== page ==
football Edit

New position, life for Turner, Onwualu

John Turner was a junior-to-be safety getting lost in the shuffle.
James Onwualu was a promising wide receiver bringing up the back of the pack.
As much as anyone, Brian VanGorder changed the fate of two good-sized athletes without a specific game plan ahead of them at safety and receiver respectively.
As spring practice came to a close last Saturday in the Blue-Gold Game, a cloudy future on the Notre Dame gridiron has given way to much sunnier skies.
"It's definitely a new beginning," said Turner, who preserved a year of eligibility as a freshman in 2012, and then played in all 13 games on special teams last season.
"It was a week before we started team conditioning back in February. VanGorder called me up to his office and said they wanted to try me at Sam linebacker."
Turner spent the majority of the spring working with the No. 1 offense at Sam linebacker, which accelerated the move of Jaylon Smith from outside to Will linebacker.
"It was in the back of the heads of everybody," said Onwualu of the shift to Sam linebacker after it was announced he'd be moving from receiver to safety. "Because of my physicality, they thought it could be an option, and I talked to Coach (Brian) Kelly about it one day. It ended up working out."
The moves are a nod to a different approach under VanGorder compared to his predecessor, Bob Diaco. Diaco had more of a cookie-cutter view of the outside linebacker position where, as a proponent of a 3-4 defensive front, he sought bigger, taller, longer players for the edge.
In shifting the Irish to more of a four-man look, VanGorder went into the spring with one certainty - Jaylon Smith somewhere, anywhere on the field - and a bunch of question marks. Turner, at 6-foot-0 ½, 217 pounds, and Onwualu, at 6-foot-1, 215 pounds, became viable options in passing situations.
"John was a safety, so it was that whole idea of getting some speed and coverage-type people on the field for the right situations," said VanGorder in late-March. "I've been impressed with some of the things he's done.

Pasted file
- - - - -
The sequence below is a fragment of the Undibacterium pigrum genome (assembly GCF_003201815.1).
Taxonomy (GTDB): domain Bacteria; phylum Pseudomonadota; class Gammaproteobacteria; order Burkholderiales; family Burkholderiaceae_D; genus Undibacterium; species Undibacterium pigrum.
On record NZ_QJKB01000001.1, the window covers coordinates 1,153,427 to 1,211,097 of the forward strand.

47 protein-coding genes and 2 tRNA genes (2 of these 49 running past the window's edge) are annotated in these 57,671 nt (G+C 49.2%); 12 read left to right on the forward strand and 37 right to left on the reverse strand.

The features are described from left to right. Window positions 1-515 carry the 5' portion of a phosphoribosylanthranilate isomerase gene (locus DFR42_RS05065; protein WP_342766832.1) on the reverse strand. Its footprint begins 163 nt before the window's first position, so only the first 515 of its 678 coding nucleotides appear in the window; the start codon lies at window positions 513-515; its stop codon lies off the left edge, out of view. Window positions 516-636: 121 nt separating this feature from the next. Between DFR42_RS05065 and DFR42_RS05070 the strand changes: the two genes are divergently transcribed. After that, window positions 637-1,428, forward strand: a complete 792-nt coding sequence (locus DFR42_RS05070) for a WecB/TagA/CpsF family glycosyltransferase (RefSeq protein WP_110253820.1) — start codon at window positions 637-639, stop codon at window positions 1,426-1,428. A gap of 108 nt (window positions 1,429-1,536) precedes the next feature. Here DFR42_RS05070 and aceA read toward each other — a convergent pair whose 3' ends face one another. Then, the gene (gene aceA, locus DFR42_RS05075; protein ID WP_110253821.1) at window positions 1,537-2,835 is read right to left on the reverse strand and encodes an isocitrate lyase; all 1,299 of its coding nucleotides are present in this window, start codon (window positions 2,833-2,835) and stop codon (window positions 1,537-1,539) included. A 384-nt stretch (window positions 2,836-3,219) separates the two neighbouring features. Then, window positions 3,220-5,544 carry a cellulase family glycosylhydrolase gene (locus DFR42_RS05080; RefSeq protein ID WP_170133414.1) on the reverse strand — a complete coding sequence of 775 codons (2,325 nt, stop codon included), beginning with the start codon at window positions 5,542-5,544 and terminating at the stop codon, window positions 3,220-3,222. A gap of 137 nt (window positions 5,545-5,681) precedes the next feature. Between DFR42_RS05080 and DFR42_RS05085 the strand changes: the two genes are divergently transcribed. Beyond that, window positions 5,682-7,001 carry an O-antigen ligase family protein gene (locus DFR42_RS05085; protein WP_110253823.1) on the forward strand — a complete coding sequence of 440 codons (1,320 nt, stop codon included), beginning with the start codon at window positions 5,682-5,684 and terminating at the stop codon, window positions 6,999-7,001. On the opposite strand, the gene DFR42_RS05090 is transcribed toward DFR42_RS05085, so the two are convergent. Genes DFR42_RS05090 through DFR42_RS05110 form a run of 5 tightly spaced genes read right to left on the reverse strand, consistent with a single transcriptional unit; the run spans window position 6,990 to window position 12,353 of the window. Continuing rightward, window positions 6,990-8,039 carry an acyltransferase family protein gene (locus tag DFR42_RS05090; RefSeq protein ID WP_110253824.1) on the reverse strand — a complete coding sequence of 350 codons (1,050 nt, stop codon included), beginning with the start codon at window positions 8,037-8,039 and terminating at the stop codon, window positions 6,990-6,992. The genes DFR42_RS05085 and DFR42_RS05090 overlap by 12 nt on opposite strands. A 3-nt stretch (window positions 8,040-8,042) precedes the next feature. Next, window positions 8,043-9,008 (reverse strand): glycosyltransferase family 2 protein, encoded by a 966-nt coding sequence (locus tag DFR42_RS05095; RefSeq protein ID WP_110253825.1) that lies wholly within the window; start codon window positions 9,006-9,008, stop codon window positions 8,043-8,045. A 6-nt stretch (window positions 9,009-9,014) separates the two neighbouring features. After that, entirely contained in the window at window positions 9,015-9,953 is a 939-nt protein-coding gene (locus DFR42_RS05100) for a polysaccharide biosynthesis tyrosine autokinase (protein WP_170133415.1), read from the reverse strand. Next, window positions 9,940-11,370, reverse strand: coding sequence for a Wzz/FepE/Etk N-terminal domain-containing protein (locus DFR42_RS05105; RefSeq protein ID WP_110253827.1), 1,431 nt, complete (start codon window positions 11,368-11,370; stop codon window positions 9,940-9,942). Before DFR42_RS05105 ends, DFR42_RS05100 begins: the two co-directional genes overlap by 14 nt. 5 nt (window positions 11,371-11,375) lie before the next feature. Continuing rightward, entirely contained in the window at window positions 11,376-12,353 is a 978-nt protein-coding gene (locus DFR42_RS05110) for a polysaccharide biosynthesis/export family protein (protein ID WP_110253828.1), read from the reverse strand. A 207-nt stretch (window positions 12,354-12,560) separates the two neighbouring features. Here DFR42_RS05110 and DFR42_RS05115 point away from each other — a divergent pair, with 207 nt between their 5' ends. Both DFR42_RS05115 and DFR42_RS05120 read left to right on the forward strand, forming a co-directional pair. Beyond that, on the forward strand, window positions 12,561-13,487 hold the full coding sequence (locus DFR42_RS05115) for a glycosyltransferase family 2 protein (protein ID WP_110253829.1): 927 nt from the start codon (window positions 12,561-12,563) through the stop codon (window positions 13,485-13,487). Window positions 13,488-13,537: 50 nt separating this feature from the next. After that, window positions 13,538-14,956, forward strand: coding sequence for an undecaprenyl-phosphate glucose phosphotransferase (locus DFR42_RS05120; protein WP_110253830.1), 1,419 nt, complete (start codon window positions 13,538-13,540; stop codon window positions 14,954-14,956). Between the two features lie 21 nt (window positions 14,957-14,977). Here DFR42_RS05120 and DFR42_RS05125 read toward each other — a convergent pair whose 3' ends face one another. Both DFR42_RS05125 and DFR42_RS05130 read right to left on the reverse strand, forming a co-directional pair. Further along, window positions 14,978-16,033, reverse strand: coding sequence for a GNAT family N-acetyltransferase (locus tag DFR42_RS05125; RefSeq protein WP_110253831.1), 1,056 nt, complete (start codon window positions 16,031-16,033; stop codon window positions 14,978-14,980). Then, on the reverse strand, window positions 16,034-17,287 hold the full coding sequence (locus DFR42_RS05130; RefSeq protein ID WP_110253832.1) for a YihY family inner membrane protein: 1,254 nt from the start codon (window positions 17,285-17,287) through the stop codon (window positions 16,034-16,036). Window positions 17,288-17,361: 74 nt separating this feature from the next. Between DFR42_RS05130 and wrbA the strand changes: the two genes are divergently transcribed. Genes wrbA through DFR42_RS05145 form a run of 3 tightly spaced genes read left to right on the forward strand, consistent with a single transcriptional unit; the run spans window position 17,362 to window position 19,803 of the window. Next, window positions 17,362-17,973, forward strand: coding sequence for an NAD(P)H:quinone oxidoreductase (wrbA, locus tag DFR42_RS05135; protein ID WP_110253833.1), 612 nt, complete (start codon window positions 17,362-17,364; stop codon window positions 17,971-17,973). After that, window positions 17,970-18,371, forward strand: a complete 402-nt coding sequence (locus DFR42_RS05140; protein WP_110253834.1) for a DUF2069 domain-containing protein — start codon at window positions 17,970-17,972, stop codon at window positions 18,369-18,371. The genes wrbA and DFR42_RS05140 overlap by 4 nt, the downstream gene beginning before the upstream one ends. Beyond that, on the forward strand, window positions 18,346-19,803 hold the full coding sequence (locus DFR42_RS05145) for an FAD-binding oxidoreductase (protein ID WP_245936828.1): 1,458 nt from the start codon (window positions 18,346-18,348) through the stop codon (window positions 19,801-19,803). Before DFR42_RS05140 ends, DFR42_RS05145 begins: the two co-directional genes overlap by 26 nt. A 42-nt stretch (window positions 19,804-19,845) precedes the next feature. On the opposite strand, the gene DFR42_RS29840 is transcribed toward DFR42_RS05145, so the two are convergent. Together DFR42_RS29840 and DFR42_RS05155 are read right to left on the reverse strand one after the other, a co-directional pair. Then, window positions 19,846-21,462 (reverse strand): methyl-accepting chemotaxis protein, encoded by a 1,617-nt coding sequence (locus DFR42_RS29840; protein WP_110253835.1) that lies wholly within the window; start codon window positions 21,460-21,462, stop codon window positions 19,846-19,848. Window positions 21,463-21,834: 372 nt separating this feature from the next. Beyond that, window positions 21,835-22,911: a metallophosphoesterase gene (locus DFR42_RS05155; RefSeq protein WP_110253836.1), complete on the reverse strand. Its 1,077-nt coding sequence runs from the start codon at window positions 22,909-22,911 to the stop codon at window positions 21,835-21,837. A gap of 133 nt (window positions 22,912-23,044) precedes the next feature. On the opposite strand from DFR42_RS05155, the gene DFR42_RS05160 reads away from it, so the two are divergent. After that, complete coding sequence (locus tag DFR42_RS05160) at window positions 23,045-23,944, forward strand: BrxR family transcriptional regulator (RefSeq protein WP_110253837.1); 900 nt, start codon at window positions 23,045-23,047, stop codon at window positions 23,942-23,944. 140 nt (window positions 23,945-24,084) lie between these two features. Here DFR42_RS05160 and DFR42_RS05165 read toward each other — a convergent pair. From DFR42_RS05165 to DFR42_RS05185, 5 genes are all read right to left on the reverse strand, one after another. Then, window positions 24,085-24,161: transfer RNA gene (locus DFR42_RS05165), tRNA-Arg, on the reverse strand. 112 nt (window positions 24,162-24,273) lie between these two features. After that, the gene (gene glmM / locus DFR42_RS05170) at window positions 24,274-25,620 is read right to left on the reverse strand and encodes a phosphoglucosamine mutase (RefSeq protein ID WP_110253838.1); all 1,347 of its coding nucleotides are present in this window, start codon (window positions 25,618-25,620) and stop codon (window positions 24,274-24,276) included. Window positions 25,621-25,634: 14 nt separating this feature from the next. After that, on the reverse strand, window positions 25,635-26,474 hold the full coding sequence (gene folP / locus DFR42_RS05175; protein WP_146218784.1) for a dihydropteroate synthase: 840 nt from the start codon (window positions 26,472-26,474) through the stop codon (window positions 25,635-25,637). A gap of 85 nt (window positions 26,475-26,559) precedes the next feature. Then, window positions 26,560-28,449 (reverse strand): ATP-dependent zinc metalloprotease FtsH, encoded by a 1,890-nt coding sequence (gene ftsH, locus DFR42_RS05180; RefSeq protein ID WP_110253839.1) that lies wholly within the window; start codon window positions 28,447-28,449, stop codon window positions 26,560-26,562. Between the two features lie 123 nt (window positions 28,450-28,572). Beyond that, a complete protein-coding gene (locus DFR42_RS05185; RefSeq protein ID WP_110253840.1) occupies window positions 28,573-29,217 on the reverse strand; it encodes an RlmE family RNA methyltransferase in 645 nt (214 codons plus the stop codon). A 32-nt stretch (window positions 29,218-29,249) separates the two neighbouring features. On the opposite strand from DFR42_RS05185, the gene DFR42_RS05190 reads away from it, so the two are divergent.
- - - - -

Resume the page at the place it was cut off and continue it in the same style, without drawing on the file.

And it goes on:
"It's all new to James, but he's a good learner. He's a high standard and high expectation guy."
Although it wasn't precisely stated as spring drills came to a close, the plan for the fall includes senior-to-be Ben Councell, who suffered a torn ACL in the ninth game of the 2013 season that has had him on the shelf ever since.
The hope is for Councell - at 6-foot-4 ½, 254 pounds - can bounce back from his injury in time to start the '14 season as the run-stopping portion of the Sam linebacker spot with the quicker, more athletic Turner and Onwualu handling passing situations. Onwualu also played the dime in Notre Dame's spring sub-packages.
"The pass coverage of the position comes pretty easily because I played safety," Turner said. "When (VanGorder) told me I'd be running with the second team, I was pretty excited to get some playing time. He didn't really have to sell me on it too hard. My biggest challenge right now is with run fits because I haven't played in the box much in my football career."
The transition for Onwualu was a bit more radical. Yes, he had played defense in high school, but safety/cornerback is much different than outside linebacker taking on tackles and guards.
"Obviously the linemen are bigger so you've got to learn how to beat them in different ways," Onwualu said. "That's really the only thing."
Neither Turner nor Onwualu believe their size will be a limiting factor this fall.
"I definitely have the strength to do it," Turner said.
"My strength is up there with a lot of people, so I believe I can play in the box," Onwualu said. "I feel like my size is where it should be. Be quick, use the power you can, and use your hands."
A healthy return of Councell this fall with an athletic tandem behind him is the ideal situation. Councell would get the lion's share of snaps in obvious running situations, and his mobility is not a limiting factor in his game as a pass dropper. But Turner and Onwualu, thanks to a ton of spring snaps, are well on their way to carving out a niche in Notre Dame's pass defense.
"They've told me I'm doing a good job competing and doing the assignments," Turner said. "Let's just say for this system, they've found my best position."
"It's been a great experience," Onwualu said. "I'm not trying to get too huge. I still want to keep my athletic ability. I haven't been told I have to gain a whole bunch of weight, but I'm willing to do whatever it takes."